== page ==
CORDOBA, Argentina — Archbishop Carlos Nanez of Cordoba, Argentina, explained that the recent baptism of a baby who is being raised by her biological mother and the woman’s lesbian partner is not an endorsement of their lifestyle.
Rather, he said in statements to CNA, the case “is like that of any other person who asks for baptism.”
“The one who is receiving baptism is the girl. It is her right,” he underscored.
His comments came in response to the baptism of Umma Azul at the cathedral of Cordoba on April 5. Azul is the biological daughter of Soledad Ortiz, a woman who contracted a civil marriage with her same-sex partner Kartina Villarroel under Argentinian law last year.
Denying media reports that he had met with the lesbian couple and even authorized that they receive the sacrament of confirmation, Archbishop Nanez said that “they came here without speaking to me and were directed to a parish where they had to fulfill the necessary requirements for preparation for baptism.”
He added that he has spoken about the case with Cardinal Antonio Canizares, prefect of the Congregation for Divine Worship and Discipline of the Sacraments, “so the Holy See is aware of this.”
The archbishop noted that one of the commitments made by the parents and godparents of a child who is baptized is to raise him or her in the faith.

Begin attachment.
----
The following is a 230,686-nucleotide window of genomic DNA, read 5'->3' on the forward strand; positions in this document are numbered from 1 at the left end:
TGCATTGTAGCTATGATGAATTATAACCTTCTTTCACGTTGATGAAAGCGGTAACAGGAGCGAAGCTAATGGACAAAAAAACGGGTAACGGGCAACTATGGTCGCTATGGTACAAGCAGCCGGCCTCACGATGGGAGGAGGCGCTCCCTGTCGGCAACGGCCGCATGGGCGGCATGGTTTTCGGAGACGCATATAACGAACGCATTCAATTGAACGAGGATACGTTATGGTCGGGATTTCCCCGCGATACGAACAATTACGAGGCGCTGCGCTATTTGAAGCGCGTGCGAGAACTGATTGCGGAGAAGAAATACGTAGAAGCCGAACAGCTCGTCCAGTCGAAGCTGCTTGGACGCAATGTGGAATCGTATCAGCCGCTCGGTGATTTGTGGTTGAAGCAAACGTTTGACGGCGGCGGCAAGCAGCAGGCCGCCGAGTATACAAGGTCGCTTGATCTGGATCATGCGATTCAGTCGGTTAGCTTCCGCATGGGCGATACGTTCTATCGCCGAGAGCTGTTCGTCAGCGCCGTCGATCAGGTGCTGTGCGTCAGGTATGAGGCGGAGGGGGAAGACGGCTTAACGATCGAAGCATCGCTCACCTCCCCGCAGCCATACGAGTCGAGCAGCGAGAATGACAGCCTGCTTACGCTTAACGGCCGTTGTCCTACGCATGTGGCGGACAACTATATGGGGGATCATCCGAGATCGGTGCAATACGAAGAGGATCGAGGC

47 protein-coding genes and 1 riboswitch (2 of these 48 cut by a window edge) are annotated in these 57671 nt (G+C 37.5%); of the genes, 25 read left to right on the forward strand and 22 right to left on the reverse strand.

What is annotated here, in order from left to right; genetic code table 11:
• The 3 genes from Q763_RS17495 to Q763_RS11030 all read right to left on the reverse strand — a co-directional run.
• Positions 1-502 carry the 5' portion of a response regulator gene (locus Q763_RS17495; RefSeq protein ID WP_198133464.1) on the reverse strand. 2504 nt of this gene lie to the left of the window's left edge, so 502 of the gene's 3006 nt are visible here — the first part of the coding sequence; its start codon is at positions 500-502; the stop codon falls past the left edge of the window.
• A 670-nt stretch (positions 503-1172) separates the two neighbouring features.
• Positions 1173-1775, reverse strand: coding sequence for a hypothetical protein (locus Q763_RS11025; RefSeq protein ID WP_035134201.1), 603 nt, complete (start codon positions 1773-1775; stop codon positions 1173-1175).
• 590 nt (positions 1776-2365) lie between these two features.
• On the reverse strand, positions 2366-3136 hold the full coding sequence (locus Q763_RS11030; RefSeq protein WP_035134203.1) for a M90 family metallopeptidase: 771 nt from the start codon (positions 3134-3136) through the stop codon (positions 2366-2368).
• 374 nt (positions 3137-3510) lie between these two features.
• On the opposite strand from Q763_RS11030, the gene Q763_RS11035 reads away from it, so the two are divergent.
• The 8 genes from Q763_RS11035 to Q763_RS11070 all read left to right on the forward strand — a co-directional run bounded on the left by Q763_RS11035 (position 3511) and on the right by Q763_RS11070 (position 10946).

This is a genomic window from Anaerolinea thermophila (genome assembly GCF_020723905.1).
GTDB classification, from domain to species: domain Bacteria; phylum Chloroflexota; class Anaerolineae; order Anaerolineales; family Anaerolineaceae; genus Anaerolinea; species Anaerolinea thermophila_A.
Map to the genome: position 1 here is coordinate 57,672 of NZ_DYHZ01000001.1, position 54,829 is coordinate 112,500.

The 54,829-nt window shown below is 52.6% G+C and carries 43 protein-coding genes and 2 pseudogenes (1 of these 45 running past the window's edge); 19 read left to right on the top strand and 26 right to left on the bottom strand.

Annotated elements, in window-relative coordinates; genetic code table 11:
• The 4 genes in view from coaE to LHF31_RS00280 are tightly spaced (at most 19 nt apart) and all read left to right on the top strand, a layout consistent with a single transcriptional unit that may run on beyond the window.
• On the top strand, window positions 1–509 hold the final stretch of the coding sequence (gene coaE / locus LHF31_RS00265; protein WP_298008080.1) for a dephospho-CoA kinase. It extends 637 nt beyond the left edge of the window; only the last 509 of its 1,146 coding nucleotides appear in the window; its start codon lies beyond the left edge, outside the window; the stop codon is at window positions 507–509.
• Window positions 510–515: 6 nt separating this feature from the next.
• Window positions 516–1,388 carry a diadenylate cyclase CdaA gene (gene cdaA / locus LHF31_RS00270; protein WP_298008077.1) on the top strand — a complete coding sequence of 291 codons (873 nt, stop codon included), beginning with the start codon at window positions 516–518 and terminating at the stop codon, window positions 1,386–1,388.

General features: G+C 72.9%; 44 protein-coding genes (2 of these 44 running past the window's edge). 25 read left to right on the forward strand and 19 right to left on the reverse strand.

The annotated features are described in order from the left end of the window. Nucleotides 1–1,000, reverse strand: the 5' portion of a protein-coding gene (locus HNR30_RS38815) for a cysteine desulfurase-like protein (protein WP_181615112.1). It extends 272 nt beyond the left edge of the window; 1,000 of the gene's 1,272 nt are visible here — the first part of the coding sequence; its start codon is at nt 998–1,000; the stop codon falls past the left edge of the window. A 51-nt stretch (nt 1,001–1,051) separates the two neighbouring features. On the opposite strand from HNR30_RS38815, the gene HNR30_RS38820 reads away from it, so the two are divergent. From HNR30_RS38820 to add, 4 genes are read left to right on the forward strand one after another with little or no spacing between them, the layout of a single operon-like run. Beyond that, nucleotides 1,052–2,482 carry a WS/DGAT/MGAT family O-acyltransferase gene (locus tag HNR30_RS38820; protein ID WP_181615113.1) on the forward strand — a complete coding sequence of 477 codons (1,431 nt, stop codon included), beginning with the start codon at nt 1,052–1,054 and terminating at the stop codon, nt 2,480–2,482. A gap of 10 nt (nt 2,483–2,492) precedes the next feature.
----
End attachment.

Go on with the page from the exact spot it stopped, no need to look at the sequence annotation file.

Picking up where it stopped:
“When it comes to this, I think the people's goodwill is what is at stake,” he said. “Many people come to us to have their children baptized, and we vouch for their goodwill, but we do not have the absolute certainty that they are going to respect this or that their lives are completely consistent with the values of the Gospel.”
“The Church in that matter demonstrates that she is a merciful and wide-reaching mother, in order to open the doors of salvation,” he continued. “Baptism is a right of every human person, and I think that the Holy Father as well, ever since he was archbishop of Buenos Aires, always advocated for great openness in administering these sacraments.”
Archbishop Nanez warned that media reports on the baptism have been distorted.
“This is about the baptism of a girl who has the right to receive this sacrament, and as much as possible, we strive to ensure that the conditions are met for its correct administration,” he said.
“The media is often manipulated,” the archbishop stressed, “and we have to take a critical view. Not everything that the newspapers or the press says is true.”
Addressing a group of Italian priests in August 2006, then-Pope Benedict XVI also defended the baptism of children whose parents may not be entirely adherent to the Church’s beliefs.
He described baptismal preparation as “a missionary commitment that goes beyond the boundaries of people who are already ‘faithful.’”
“Baptism, its preparation and the commitment to giving continuity to the baptismal promises, already puts us in contact with those who are not convinced believers,” he said. “It is not, let us say, a task of preserving Christianity, but, rather, an encounter with people who may seldom go to church.”
Pope Francis has similarly defended the baptism of children whose parents are not in a valid marriage.
“The child has absolutely no responsibility for the state of his parents' marriage,” he reportedly told Italian magazine 30 Giorni during his time as a cardinal in Argentina in 2009. “And, often, a baptism can be a new start for the parents as well.”